Standard convenience features
In addition to the optional tech features, the QX80 comes loaded up with a respectable array of convenience amenities. We've already mentioned the standard audio and navigation setups, but there are also power-adjustable front seats and a power liftgate that raises and lowers with the touch of a button. Keyless entry and start allows the QX to be started without removing its remote fob from a pocket or purse and remote start allows the driver to start the vehicle from afar.
Perhaps my favorite standard feature is Infiniti's Around View Monitor system, which uses four cameras located on the front and rear ends of the vehicle, as well as in the side mirrors, to stitch together a bird's-eye view of the area around the QX80 when parking or squeezing through tight spots. With its high hoodline and large footprint, this camera system (along with its rear and forward split-screen view) proved invaluable when driving the QX down the narrow alleys and cramped parking garages around CNET's offices. Front and rear sonar-based proximity detection and moving object detection helped to judge those last few inches when squeezing into a parking spot.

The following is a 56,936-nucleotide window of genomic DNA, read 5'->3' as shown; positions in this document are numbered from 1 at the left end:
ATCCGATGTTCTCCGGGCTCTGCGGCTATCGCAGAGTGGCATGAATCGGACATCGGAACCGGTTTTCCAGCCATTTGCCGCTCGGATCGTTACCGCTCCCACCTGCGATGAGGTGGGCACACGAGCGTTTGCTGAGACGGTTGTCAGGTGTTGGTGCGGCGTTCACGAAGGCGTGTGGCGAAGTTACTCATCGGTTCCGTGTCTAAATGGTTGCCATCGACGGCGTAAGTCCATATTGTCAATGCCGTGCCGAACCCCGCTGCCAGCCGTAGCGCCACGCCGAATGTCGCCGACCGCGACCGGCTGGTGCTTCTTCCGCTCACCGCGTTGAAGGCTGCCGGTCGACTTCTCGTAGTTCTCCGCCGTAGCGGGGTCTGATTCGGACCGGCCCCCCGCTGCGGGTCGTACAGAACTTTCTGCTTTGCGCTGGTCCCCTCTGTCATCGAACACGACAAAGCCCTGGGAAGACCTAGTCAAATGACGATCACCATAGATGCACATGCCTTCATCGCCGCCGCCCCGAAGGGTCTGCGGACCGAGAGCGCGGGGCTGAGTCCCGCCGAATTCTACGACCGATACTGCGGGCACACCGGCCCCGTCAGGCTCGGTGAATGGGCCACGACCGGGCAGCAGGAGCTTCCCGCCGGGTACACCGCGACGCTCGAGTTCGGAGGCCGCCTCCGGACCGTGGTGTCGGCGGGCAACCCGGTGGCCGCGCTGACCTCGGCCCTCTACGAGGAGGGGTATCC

Even with this extra level of protection, you're probably better off giving the QX lots of room to stumble around. Suburbanites only need apply.
Pricing and summation
The QX80 starts at $61,350 for the rear-drive model and steps up to $64,450 for our AWD model.
Our tester was also equipped with a Cargo Mat, Cargo Net, First Aid Kit package for $200 and a $2,450 Tire and Wheel Package that bumped the standard 20-inch wheels up to 22-inchers wrapped in all-season tires. With destination charges, that brings us to $79,095, as tested.